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Loveless v. Colvin

United States District Court, N.D. Indiana, Lafayette Division.

April 10, 2015

CAROLYN W. COLVIN, Acting Commissioner of Social Security Administration, Defendant.



Plaintiff Kevin Loveless seeks judicial review of the Defendant Commissioner of Social Security's decision to deny him disability insurance benefits, and asks this Court to remand the case to the agency for reconsideration. On February 22, 2013, Administrative Law Judge Mario Silva denied Plaintiff benefits, and that decision became the final decision of the Commissioner when the Social Security Appeals Council denied Plaintiff's request to review it.

For the reasons discussed below, the Commissioner's decision is AFFIRMED.

A. Overview of the Case

Plaintiff alleges that he became disabled in January 2011, at the age of 51, after tearing the rotator cuff in his right shoulder while lifting heavy objects at work. He underwent an arthroscopic repair procedure in February 2011, performed by Peter Torok, M.D. In September 2011, Dr. Torok released Plaintiff to full time work with weight lifting restrictions, and in January 2012 he filled out a physical capabilities evaluation with the same restrictions. Plaintiff's primary care physician, J.P. Cusack, M.D., provided a medical assessment in January 2013, with much more restrictive weight lifting limitations and additional postural limitations. These assessments are at the heart of Plaintiff's case, and the Court addresses other relevant facts in the analysis below.

B. Standard of Review

This Court has the authority to review Social Security Act claim decisions under 42 U.S.C. § 405(g). The Court will uphold an ALJ's decision if it is reached under the correct legal standard and supported by substantial evidence. Briscoe ex rel. Taylor v. Barnhart, 425 F.3d 345, 351 (7th Cir. 2005). Substantial evidence consists of "such relevant evidence as a reasonable mind might accept as adequate to support a conclusion." Richardson v. Perales, 402 U.S. 389, 401 (1971). This Court will not reconsider facts, re-weigh the evidence, resolve conflicts in the evidence, decide questions of credibility, or substitute its judgment for that of the ALJ. Boiles v. Barnhart, 395 F.3d 421, 425 (7th Cir. 2005). This Court will, however, ensure that the ALJ built an "accurate and logical bridge from the evidence to his conclusion so that, as a reviewing court, we may access the validity of the agency's ultimate findings and afford a claimant meaningful judicial review." Scott v. Barnhart, 297 F.3d 589, 595 (7th Cir. 2002).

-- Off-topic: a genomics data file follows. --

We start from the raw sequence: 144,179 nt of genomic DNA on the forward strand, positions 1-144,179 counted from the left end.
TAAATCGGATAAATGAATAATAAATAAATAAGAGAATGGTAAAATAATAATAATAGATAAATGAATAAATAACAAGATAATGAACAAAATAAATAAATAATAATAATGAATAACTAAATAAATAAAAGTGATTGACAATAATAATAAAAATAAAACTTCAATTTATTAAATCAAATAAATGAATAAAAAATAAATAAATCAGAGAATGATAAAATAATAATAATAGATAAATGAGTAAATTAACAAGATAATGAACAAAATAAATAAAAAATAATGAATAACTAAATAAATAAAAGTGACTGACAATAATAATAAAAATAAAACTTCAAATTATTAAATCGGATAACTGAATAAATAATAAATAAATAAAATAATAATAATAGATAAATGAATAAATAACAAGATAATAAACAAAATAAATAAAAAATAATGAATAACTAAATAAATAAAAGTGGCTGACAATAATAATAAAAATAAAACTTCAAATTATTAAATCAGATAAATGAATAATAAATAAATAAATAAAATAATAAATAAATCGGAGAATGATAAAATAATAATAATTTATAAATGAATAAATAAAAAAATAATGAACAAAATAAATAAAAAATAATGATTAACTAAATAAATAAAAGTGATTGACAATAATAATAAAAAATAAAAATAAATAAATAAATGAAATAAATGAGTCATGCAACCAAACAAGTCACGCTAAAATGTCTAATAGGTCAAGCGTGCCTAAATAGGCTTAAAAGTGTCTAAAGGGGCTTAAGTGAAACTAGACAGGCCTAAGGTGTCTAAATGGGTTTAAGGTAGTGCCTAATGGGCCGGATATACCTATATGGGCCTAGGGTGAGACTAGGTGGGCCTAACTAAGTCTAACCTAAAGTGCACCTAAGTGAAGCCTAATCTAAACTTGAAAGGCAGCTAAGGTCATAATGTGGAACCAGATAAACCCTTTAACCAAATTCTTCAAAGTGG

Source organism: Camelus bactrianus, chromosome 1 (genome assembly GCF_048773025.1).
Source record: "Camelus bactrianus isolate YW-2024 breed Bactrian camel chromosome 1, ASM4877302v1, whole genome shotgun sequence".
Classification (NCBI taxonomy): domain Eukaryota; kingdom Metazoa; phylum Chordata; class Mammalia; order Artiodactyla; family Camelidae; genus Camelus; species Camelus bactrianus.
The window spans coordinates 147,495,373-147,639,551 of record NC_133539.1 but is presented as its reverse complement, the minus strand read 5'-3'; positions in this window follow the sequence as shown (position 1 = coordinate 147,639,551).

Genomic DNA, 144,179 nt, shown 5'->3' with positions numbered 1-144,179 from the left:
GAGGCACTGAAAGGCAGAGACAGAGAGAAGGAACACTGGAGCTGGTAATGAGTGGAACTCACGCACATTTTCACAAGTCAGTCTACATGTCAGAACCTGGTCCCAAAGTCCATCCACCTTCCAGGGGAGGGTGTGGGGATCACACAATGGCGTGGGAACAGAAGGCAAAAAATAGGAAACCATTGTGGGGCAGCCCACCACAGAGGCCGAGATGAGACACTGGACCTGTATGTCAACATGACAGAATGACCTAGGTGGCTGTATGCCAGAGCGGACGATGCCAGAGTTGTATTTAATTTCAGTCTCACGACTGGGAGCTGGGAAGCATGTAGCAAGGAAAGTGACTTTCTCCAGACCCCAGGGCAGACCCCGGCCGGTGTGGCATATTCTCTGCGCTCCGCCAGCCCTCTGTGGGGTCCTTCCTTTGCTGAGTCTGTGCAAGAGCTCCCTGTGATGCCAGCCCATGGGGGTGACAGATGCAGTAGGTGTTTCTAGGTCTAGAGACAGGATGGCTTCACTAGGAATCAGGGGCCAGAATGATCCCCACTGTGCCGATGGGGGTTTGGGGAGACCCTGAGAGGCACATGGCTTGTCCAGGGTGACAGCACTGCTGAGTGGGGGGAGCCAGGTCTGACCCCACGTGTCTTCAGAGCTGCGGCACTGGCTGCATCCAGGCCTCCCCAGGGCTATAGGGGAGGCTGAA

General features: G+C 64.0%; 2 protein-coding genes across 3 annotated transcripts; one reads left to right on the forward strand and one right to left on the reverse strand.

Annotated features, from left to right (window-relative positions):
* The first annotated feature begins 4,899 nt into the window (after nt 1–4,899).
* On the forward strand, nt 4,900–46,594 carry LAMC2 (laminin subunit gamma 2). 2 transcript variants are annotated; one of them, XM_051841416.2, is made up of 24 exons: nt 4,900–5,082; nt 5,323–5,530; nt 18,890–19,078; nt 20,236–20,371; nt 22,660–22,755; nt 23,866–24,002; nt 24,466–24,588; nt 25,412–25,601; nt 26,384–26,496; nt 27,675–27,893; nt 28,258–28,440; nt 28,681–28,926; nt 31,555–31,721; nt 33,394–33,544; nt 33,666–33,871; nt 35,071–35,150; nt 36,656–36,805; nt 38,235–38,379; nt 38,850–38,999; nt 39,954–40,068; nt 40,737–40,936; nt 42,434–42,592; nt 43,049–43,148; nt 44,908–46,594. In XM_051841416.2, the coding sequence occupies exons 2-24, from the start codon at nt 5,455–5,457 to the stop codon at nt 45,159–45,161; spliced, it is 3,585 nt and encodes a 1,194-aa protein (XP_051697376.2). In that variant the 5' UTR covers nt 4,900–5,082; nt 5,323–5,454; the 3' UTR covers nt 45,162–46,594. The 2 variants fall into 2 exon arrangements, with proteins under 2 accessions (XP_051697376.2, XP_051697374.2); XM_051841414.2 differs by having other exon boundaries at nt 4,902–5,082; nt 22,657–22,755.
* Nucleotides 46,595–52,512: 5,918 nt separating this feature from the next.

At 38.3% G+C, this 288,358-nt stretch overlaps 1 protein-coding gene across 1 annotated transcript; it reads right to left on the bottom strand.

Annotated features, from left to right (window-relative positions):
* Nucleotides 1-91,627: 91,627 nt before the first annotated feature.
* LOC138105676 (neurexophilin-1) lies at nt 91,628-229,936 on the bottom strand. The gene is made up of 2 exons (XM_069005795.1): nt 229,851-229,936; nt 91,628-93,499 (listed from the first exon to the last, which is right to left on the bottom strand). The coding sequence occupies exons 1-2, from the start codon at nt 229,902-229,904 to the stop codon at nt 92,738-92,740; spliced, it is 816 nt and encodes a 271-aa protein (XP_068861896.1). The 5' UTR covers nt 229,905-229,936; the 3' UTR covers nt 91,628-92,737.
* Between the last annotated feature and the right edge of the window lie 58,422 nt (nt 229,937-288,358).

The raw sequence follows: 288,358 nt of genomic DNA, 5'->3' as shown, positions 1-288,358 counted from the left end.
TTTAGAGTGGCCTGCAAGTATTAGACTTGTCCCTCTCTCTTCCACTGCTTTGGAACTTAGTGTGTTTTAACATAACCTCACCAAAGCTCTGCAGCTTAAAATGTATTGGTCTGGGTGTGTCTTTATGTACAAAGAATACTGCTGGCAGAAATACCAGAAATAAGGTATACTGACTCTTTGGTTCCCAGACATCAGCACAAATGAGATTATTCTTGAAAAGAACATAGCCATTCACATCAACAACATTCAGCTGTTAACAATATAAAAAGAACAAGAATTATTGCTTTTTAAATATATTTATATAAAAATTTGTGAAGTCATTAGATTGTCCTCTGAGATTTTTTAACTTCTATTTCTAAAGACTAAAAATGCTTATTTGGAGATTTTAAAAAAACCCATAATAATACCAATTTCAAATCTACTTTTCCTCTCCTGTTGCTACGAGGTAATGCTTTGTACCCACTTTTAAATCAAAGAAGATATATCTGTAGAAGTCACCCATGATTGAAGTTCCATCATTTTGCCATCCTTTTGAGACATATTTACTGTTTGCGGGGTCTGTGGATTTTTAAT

C. Disability Standard

To qualify for disability benefits, the claimant must establish that she suffers from a disability. A disability is an "inability to engage in any substantial gainful activity by reason of any medically determinable physical or mental impairment which can be expected to result in death or which has lasted or can be expected to last for a continuous period of not less than 12 months." 42 U.S.C. § 423(d)(1)(A). The SSA established a five-step inquiry to evaluate whether a claimant qualifies for disability benefits. A successful claimant must show:

(1) he is not presently employed; (2) his impairment is severe; (3) his impairment is listed or equal to a listing in 20 C.F.R. § 404, Subpart P, Appendix 1; (4) he is not able to perform his past relevant work; and (5) he is unable to perform any other work within the national and local economy.

Scheck v. Barnhart, 357 F.3d 697, 699-700 (7th Cir. 2004).

An affirmative answer leads either to the next step or, on steps three and five, to a finding that the claimant is disabled. Zurawski v. Halter, 245 F.3d 881, 886 (7th Cir. 2001). A negative answer at any point other than step three stops the inquiry and leads to a finding that the claimant is not disabled. Id. The burden of proof lies with the claimant at every step except the fifth, where it shifts to the Commissioner. Clifford v. Apfel, 227 F.3d 863, 868 (7th Cir. 2000).

D. Analysis

Plaintiff's arguments are as follows: whether the ALJ gave appropriate weight to the opinions of treating physicians; whether the ALJ impermissibly reasoned backwards from agency boilerplate; whether the ALJ properly weighed Plaintiff's credibility concerning the limiting effects of his symptoms; and whether the ALJ ...

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